Liver Transplantation Using the Clamp and Run Technique Does Not Adversely Affect Patient Outcomes

Liver Transplantation Using the Clamp and Run Technique Does Not Adversely Affect Patient Outcomes

232 ASSOCIATION FOR ACADEMIC SURGERY AND SOCIETY OF UNIVERSITY SURGEONS—ABSTRACTS well matched age, tumor size and location, type of hepatic resecti...

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ASSOCIATION FOR ACADEMIC SURGERY AND SOCIETY OF UNIVERSITY SURGEONS—ABSTRACTS

well matched age, tumor size and location, type of hepatic resection. Results: The mean operative time was similar in both groups (MC group: 253 min [174-323], Control group: 273 min [154-388]). The mean blood loss in MC group was less than Control group, with significance difference (174 ml [23-620] vs 286 ml [50-409], p < 0.05). Incidence of postoperative complication was similar in both groups. In MC group, minor bile leakage was observed in one patient, but no critical complication was occurred such as postoperative bleeding or liver abscess. Postoperative recurrence was occurred in 4 patients in MC group, however, local recurrence was not observed. Conclusion: US-guided Glissonean coagulation before transection made the area of discoloration on the liver surface obvious, and by this technique the inflow blood to the tumor was intercepted. Our procedure is feasible to perform anatomical resection safely and easily, and is possible to inhibit intrahepatic metastasis via portal flow during transection. 25.3. Liver Transplantation Using the Clamp and Run Technique Does Not Adversely Affect Patient Outcomes. J. J. Guiteau, R. T. Cotton, C. A. O’Mahony, J. A. Goss; Baylor College of Medicine, Houston, TX. It has been previously stated that utilizing the standard technique of orthotopic liver transplantation (OLT) without venovenous bypass (VVB) and resection of the vena cava may be associated with increased perioperative morbidity and mortality due to the cross clamping of the vena cava. Increased OR time, transfusion requirements intraop, and incidence of renal failure have all been cited as potential setbacks but in the current era of OLT it is still unclear if these findings are still valid. Aim: To report our center’s outcomes on use of standard OLT technique without VVB. Methods: IRB approval was obtained for chart review of pts having undergone OLT at our institution. We preliminarily screened all OLT pts at St.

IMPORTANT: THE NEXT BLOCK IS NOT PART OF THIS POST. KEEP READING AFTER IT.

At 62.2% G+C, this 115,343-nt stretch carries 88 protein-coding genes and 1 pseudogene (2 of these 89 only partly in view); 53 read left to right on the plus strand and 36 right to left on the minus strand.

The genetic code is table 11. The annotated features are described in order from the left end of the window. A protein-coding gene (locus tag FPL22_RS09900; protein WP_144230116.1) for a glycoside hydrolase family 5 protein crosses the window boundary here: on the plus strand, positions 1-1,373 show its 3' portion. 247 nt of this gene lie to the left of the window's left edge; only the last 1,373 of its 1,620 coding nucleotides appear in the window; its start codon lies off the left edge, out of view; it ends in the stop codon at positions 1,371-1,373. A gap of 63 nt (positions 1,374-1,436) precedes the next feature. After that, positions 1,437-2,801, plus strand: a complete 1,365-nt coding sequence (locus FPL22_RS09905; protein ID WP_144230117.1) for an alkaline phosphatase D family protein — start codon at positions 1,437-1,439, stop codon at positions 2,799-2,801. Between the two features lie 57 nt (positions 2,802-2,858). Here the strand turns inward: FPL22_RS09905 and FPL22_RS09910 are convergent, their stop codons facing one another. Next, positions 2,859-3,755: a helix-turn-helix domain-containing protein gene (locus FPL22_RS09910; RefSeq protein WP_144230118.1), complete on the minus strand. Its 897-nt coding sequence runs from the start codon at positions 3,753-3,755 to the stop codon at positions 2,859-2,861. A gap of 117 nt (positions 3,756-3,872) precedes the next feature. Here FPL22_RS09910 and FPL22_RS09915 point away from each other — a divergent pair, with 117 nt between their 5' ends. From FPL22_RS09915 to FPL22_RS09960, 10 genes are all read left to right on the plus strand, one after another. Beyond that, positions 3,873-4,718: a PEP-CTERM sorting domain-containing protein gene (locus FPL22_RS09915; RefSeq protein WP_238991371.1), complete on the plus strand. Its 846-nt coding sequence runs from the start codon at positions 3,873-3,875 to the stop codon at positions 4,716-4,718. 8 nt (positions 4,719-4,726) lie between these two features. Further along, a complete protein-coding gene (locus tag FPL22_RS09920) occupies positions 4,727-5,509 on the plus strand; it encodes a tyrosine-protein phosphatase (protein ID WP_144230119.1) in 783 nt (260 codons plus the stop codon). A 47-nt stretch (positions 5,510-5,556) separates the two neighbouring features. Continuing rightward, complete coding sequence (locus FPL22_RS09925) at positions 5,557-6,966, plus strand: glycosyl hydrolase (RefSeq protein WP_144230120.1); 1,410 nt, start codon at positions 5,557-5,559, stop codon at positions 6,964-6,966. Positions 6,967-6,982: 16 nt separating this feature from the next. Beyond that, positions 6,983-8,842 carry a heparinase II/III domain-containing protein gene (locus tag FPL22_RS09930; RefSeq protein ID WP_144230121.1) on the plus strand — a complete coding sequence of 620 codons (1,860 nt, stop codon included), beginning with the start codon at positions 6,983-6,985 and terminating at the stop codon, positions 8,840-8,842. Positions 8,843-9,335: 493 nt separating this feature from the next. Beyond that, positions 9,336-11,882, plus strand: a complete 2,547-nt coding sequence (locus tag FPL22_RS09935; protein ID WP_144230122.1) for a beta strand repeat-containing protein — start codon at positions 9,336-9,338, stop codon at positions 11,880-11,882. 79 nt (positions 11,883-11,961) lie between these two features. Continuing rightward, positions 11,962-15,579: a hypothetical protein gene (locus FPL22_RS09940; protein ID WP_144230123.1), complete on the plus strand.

Luke’s Episcopal Hospital, Houston from 1/1/06 to 12/31/06. Pretransplant demographics, intraop data, 24 hr, 7d, and 30d laboratory data, post-op outcomes including complications, and overall survival were collected. Acute renal failure was defined as Cr >1.5 mg/dL and 50% increase over baseline or new onset hemodialysis post-op. Overall survival was calculated using Kaplan Meier curves. All analysis was performed on SPSS 15 (SPSS: Chicago, Il). Results: 43 consecutive cases were identified. Pt demographics are displayed in Table 1. Median intraop values were as follows: OR time - 258 min., EBL - 900 mL, PRBCs-2U, colloid-1000 mL, and cell saver-250 mL. Mean laboratory values at 24 hr, 7d, and 30d were as follows: Cr (mg/dL)-1.43, 1.29, 1.3; T Bili(mg/dL)-3.99, 2.8, 0.98; INR-1.5, 1.04, 1; ALT (U/L)-652, 143, 44; AST (U/L)-1035, 51, 31; Plt (k/cu mm)94.9, 121.5, 262, and Alk Phos (U/L)-78, 128.4, 100. Pts meeting criteria for ARF at 24 hr, 7d, and 30d were 20.9%, 9.3%, and 11.6%. 11.6% of pts were new onset dialysis pts with none requiring long term dialysis. Two pts had to return to the OR post-operatively, one for bleeding and the other for a perforated viscus. The median length of stay was 7d and overall survival at 3yrs is 91.1%. Conclusion: The current review demonstrates that OLT in the current era can be performed using the standard technique without VVB with minimal post-op morbidity and mortality. 25.4. Classification of Invasive Procedures for Treating the Local Complications of Acute Pancreatitis. J. A. Windsor, B. Loveday, M. S. Petrov, S. Connor, J. Rossaak, A. Mittal, A. Phillips; University of Auckland, Auckland, New Zealand Introduction: Improving the effectiveness of communication by standardising terminology is a universal strategy to help prevent medical errors. The lack of an accepted system to classify the invasive procedures to treat the local complications of acute pancreatitis is an obstacle to sharing and aggregating data to compare interventions. A comprehensive and multidisciplinary classification of the procedures is required, with the objectives to standardise procedure descriptions, differentiate between dissimilar procedures, enable comparison of similar procedures, and facilitate communication between clinicians. The aim of this study was to develop such a classification and to determine its acceptability and reliability. Methods: Terminology from the International Classification of Diseases Procedure Coding System was used to develop a system that classifies procedures based on three key components: how the target lesion is visualised, the route taken to reach the target lesion, and the purpose of the procedure. Gastroenterologists, radiologists, and surgeons from three centres in New Zealand were asked to assess the new classification, and use it to classify published technique descriptions. Using a Likert scale, participants rated the clarity and ease of use of the classification, and its likely ability to reach its objectives. Inter-rater reliability was calculated for each component separately. Results: Fifteen technique descriptions were classified by 22 clinicians (6 gastroenterologists, 11 radiologists, 5 surgeons). The clarity and ease of use each received median scores of 4/5. The classification’s likely ability to reach its objectives received median scores of 4/5. Inter-rater reliability for the visualisation, route and purpose components of the classification were 0.73 (95% confidence interval, 0.63 to 0.82), 0.79 (0.70 to 0.87), and 0.64 (0.53 to 0.74) respectively. Conclusions: The proposed classification has substantial inter-rater reliability and high acceptability. It should enable effective communication between clinicians, and facilitate comparison of different invasive procedures. 25.5. Predictors of In-Hospital Mortality Following Cholecystectomy among Hospitalized Patients. S. Kuy; Medical College of Wisconsin, Milwaukee, WI Introduction: Gallstone disease is important, occurring in 20% of the US population and carrying the second highest economic burden (nearly $6.5 billion annually) among digestive diseases in the US. Though cholecystectomy is a common procedure, mortality remains